Even when the budget was presented, the much lower projection of a 13.5% growth in FY20 tax collections suggested the government also realized that the expected boom in FY19 collections – taxes were to rise by 17.2% – was a one-time event, driven by more people paying income tax due to the fear of being caught out by the surveillance mechanism in-built into GST or by those who re-stated their taxes after being caught on the wrong foot by demonetization. Whatever the reason, though, a near-20% hike in the tax-to-GDP ratio since Narendra Modi became prime minister – from 10.1% in FY14 to a projected 11.9% for FY19 – is quite impressive. Indeed, this went well with the other narrative of the sharp hike in the number of taxpayers, especially the e-filers from 2.97 crore in FY13 to 6.75 crore in FY17.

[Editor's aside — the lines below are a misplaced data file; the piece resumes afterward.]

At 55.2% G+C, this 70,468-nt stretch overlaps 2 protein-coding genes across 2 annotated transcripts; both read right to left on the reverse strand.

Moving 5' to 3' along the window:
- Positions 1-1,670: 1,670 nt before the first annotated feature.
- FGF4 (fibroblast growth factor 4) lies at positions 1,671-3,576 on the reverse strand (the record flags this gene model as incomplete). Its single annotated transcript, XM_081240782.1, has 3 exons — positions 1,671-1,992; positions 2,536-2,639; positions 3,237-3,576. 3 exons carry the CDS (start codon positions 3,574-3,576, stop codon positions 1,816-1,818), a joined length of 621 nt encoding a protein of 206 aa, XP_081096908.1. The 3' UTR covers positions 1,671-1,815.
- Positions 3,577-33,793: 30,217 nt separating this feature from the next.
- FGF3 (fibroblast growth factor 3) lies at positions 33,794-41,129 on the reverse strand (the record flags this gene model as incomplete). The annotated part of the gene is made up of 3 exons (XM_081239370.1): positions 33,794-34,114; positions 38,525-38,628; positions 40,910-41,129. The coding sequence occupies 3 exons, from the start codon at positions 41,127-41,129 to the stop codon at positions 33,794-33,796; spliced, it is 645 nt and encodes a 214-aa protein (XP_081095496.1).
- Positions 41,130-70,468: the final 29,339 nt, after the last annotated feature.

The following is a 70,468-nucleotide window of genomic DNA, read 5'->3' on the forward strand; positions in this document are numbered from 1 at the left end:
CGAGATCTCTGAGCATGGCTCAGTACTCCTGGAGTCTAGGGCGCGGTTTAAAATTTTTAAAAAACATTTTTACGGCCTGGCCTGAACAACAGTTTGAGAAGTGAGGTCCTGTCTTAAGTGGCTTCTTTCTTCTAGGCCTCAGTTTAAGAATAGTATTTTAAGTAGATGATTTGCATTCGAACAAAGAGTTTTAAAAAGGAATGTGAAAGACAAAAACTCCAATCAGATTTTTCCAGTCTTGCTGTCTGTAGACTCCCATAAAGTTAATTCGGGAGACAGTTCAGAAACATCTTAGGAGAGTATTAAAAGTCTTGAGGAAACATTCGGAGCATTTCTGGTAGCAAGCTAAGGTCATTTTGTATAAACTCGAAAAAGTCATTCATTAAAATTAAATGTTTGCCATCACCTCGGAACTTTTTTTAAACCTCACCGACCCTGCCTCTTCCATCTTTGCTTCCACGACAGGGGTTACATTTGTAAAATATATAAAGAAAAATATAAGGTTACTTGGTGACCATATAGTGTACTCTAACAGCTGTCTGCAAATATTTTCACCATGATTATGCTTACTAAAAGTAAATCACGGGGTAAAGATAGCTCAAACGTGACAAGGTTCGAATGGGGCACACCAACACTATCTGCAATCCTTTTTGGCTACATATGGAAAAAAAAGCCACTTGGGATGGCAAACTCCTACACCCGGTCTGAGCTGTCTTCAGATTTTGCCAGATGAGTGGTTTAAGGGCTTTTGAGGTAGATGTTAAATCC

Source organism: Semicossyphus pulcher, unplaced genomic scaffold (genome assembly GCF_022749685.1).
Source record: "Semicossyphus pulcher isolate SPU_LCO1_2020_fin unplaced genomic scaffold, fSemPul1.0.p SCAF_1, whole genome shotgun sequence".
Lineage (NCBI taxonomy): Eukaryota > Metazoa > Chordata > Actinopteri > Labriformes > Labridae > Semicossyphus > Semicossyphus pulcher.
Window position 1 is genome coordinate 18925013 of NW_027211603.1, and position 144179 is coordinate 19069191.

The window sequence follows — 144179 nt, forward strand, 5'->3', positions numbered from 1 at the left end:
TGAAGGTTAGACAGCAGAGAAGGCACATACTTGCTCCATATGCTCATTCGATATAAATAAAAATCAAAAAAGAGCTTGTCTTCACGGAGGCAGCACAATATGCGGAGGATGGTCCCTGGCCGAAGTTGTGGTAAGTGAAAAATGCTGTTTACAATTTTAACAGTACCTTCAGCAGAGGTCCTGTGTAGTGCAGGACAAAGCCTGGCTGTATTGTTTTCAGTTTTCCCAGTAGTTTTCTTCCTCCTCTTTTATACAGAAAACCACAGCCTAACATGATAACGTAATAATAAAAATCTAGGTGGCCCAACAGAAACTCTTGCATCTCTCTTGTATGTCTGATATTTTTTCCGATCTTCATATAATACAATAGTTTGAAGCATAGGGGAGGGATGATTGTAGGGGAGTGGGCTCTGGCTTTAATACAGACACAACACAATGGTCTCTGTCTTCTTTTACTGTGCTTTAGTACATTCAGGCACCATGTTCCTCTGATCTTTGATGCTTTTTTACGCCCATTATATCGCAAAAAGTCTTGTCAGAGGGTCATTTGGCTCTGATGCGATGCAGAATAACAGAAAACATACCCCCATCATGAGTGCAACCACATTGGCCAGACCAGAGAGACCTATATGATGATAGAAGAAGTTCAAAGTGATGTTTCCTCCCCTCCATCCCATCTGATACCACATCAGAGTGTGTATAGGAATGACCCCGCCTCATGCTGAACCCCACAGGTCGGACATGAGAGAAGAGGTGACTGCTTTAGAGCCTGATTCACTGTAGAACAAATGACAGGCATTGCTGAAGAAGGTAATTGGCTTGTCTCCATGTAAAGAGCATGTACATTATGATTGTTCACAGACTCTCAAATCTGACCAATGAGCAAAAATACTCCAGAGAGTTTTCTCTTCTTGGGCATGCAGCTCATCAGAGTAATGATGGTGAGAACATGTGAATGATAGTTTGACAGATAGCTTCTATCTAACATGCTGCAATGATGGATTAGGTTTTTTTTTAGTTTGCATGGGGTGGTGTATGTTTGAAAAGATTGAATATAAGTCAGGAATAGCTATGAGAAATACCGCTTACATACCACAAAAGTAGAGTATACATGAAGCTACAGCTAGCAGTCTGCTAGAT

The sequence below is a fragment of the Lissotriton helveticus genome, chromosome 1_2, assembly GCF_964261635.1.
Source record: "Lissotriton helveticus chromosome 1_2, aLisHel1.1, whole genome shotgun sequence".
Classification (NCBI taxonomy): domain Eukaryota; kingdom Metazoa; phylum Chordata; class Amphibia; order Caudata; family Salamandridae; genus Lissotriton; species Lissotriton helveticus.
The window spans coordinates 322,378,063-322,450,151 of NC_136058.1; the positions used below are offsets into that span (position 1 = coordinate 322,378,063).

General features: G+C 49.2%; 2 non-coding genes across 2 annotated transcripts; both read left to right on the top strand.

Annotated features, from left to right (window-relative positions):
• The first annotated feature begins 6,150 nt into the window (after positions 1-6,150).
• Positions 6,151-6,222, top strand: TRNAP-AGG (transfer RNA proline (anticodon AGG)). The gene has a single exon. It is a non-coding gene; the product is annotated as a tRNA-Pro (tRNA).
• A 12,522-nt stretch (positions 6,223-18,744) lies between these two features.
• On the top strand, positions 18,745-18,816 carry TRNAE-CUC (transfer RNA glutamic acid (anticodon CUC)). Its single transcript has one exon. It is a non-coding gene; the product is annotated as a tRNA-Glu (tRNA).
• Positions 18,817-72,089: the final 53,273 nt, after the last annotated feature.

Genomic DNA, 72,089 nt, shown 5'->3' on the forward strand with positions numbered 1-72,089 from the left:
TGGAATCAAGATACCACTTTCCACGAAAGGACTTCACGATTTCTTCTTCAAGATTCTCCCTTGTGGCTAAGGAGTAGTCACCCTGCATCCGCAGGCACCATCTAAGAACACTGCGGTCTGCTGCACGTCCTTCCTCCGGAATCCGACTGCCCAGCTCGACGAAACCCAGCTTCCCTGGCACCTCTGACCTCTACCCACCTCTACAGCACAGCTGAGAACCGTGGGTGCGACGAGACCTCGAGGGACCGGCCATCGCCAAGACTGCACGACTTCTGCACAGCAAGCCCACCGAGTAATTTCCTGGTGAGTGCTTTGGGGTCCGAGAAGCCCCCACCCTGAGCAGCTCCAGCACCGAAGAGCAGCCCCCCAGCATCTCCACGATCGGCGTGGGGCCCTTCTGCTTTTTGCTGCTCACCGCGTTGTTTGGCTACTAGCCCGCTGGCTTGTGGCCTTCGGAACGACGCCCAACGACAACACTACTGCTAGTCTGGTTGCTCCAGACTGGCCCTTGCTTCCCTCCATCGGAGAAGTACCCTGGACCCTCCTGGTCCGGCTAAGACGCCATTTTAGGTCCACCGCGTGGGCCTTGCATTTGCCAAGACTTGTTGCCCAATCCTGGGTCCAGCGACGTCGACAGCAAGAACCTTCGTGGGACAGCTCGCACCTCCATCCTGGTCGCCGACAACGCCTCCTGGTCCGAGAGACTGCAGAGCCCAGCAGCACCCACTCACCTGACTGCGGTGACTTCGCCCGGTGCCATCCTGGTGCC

Despite this, however, it appears all is far from well. As FE’s Sumit Jha has pointed out earlier, while the number of e-filers rose 2.3 times, what really mattered is the increase in overall tax-payers, and this rose a smaller 1.4 times, from 5.28 crore to 7.41 crore – this includes those who file their returns, whether electronically or physically, as well as those who pay TDS but don’t file returns. More important, despite the 1.5 times hike in nominal GDP between FY13 and FY17, the average tax paid across individuals and companies rose by a mere 7%, from Rs 104,704 to Rs 112,604.